Raising a wine glass is like climbing a mountain. Once you’ve attained your goal there is a tendency to relax. You want to enjoy the moment. Thoughts of the descent or putting the glass back down are far from your mind. A Passover Seder is meant to be for the children. It even begins with the Biblical verse “You shall tell your child on that day, saying…….” Yet depending on how much you want to include, their duration can test the patience of even the most dedicated adult. To give our kids a sence of ownership, about ten years ago, we had them start leading our Seders. I found some of the recordings of the blessings I had made for them and put them on my iPhone. My voice. It sounds so alien to me now. But playing these recordings was the only way I was going to be able to participate in the Seder. Our eldest daughter Lisa was reclining in the chair next to me and was leading the first Seder with Jack on her lap. After the blessing over the fruit of the vine I took a sip of wine from the kiddush cup feeling very pleased with myself. But my victory was short-lived. As soon as I took the cup away from my lips I lost control of it. Down it went and emptied onto Jack and Lisa’s lap. I wondered if it was too soon to recite the ten plagues?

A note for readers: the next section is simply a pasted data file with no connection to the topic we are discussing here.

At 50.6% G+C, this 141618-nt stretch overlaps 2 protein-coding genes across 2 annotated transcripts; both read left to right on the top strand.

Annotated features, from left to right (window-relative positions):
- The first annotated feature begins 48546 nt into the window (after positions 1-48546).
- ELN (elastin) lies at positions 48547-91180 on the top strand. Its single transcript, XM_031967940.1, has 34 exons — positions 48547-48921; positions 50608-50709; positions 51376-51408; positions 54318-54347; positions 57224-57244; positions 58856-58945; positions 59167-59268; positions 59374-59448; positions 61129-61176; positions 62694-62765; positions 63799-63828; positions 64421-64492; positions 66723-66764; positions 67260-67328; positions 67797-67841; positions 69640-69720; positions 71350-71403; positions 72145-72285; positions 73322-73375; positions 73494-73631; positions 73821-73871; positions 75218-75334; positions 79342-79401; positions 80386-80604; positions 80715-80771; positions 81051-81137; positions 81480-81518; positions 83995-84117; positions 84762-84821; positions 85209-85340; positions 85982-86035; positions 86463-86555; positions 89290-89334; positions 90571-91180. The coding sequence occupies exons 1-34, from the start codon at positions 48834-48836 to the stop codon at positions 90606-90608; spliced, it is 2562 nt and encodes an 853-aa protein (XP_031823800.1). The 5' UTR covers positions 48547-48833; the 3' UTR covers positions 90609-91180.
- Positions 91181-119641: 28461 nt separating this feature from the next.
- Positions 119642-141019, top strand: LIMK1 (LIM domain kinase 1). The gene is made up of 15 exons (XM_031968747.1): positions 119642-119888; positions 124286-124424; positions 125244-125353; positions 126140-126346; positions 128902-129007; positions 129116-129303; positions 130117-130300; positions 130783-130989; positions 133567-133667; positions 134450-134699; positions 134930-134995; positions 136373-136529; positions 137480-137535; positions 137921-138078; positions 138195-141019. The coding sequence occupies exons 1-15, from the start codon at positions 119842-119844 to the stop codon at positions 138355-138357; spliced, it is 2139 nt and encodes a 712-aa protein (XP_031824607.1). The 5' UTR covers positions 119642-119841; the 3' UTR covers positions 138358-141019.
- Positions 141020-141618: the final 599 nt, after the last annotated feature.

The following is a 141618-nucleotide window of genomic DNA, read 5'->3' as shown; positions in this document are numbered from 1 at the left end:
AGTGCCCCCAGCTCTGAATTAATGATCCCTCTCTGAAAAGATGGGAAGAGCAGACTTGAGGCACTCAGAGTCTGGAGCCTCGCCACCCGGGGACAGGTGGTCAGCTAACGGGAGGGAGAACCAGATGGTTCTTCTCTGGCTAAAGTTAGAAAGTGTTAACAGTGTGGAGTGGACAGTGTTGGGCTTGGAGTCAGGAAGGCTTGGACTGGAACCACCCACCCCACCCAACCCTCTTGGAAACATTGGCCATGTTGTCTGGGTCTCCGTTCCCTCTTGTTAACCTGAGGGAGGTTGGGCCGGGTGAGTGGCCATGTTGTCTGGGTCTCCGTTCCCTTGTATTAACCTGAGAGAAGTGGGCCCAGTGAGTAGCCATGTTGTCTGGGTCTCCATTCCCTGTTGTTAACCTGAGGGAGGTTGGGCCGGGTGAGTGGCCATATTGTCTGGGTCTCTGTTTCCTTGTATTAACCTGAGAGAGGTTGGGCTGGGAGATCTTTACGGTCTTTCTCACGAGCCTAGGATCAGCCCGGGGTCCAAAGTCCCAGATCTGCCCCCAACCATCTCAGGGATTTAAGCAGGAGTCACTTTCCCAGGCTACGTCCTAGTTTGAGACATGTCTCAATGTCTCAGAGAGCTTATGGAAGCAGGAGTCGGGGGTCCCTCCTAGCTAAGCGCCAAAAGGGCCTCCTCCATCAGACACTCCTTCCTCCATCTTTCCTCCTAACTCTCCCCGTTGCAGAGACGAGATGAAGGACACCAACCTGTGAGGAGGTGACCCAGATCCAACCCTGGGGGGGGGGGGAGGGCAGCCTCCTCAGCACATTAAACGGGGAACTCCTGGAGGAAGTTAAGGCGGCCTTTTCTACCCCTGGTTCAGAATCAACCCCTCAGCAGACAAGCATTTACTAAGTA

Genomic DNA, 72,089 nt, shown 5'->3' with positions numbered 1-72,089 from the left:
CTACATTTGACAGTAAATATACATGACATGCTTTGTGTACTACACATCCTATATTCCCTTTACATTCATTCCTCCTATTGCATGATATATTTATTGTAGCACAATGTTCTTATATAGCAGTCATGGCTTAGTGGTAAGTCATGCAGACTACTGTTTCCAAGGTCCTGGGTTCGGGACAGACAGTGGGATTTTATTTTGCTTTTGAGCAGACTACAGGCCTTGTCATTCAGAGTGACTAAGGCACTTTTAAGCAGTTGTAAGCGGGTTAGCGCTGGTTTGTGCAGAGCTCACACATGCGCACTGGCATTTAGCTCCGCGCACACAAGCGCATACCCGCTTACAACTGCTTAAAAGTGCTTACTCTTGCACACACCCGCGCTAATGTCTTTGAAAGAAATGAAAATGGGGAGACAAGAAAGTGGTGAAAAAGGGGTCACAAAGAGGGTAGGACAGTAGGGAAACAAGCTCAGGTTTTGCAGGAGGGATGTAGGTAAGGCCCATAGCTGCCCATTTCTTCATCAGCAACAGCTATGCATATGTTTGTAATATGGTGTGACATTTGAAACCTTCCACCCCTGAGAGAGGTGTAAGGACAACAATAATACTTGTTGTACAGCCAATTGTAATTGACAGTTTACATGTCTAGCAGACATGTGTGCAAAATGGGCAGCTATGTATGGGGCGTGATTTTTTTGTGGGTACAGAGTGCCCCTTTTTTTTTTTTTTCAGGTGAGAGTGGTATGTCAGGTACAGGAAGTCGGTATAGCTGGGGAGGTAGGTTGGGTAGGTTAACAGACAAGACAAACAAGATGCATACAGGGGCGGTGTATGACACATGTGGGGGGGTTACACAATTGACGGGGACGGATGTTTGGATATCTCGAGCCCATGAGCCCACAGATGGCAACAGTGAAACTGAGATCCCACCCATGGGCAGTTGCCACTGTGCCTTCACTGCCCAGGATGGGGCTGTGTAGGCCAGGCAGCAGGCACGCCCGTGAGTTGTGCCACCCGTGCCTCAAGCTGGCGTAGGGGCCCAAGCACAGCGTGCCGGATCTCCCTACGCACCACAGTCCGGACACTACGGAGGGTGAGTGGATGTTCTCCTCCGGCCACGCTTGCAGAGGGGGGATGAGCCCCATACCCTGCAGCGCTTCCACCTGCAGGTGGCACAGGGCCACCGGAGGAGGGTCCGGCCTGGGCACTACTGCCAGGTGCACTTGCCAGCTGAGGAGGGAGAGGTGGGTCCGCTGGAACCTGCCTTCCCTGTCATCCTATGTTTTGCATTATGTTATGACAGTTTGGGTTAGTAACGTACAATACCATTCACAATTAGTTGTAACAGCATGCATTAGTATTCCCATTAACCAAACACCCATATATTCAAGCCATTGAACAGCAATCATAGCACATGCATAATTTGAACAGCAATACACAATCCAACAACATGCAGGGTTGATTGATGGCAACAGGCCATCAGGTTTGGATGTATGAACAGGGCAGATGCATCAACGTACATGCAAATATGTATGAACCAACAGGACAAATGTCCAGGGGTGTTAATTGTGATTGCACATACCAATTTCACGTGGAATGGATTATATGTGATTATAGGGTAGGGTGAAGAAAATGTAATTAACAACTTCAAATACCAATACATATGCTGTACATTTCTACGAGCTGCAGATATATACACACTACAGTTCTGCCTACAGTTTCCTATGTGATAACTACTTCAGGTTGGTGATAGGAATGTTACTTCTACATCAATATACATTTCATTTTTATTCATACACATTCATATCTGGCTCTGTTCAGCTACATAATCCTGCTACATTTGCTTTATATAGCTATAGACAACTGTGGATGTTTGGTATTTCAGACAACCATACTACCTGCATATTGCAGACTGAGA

Speed was all I cared about while riding my bike. I was vaguely aware of the scenery around me obviously but only in regards to how far away a certain landmark might be. I could pee without getting off the bike and without making a mess. Obviously a lot of practice and careful consideration of wind speed and direction are critical to the success of this maneuver. But I spent a lot (a hell of a lot) of time on my bike. I would stop to rehydrate. And then only begrudginly. As I have mentioned before, I hate how slow I ride now but due to this a strange phenomenon has occurred. I have time to absorb my surroundings. I have taken to pulling off the road in the middle of nowhere and just sitting there on the trike. Trying to embrace one of the limitations of ALS that I dreaded the most. Having to pay attention to things. You know, there really is some beautiful stuff around us. Everywhere you turn. Has that shit always been out there?Ha lachma aniya – The bread of affliction. Our son Manu led the second Seder. At the beginning of the Seder, we break one of the sheets of matzah and call it the bread of affliction. It represents the meager sustenance of slaves, the meanest fare of the poor, the quickly produced food of those who had to make a hurried exit. But man, do we snarf it down. I did not try to eat any matzah on the first night. I had watched as piles of it disappeared but thought better of trying any myself. The Seder tells a story. One that starts in slavery and ends in freedom. The matzah later represents that freedom, the bread we ate when liberated from Egyptian bondage. On the second night I decided to go for it. I asked Manu to break off two small pieces of matzah and spread about a half inch thick layer of butter on them in the hope that would make it possible to eat. I took a bite but despite the butter it still disintegrated into a thousand pieces in my mouth. I quickly excused myself and went outside where I hocked it up over the side of the deck.